Security Council extends terms of judges serving on UN Rwanda genocide tribunal

Security Council in session. UN Photo/Ryan Brown

12 December 2012 – The Security Council today extended the term of office of five judges serving with the United Nations International Criminal Tribunal for Rwanda (ICTR) to facilitate the completion of the court’s work.

In a unanimously adopted resolution, the 15-member body extended the terms of the following permanent judges until 31 December 2014 or until the completion of the cases to which they are assigned: Mehmet Güney of Turkey, Khalida Rachid Khan of Pakistan, Arlette Ramaroson of Madagascar, Bakhtiyar Tuzmukhamedov of Russia, and Andrésia Vaz of Senegal.

Based in Arusha, Tanzania, the ICTR was set up after the Rwandan genocide, when at least 800,000 ethnic Tutsis and politically moderate Hutus were killed during a span of three months beginning in April 1994.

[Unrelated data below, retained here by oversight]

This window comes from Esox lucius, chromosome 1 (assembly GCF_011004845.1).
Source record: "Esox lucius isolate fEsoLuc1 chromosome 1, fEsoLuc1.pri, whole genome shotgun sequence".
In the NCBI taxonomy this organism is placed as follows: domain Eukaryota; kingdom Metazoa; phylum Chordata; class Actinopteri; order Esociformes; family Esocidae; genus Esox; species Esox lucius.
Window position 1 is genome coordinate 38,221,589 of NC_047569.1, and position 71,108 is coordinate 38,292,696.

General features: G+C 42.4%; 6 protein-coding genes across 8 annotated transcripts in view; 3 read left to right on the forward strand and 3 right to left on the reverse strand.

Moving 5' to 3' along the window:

The Council has urged both the ICTR and the International Criminal Tribunal for the former Yugoslavia (ICTY) to conclude their work by the end of 2014.

It set up the International Residual Mechanism for Criminal Tribunals (IRMCT) in December 2010 and mandated it to take over and finish the remaining tasks of the two tribunals when they are closed after their mandates expire. The ICTR branch of the Residual Mechanism began its functions on 1 July, while the branch for ICTY will start on 1 July 2013.

In today’s resolution, the Council requested updates on the transition of functions of the ICTR to the Residual Mechanism, and also urged all States to provide all needed assistance to the tribunal, particularly in relation to the arrest of remaining fugitives.


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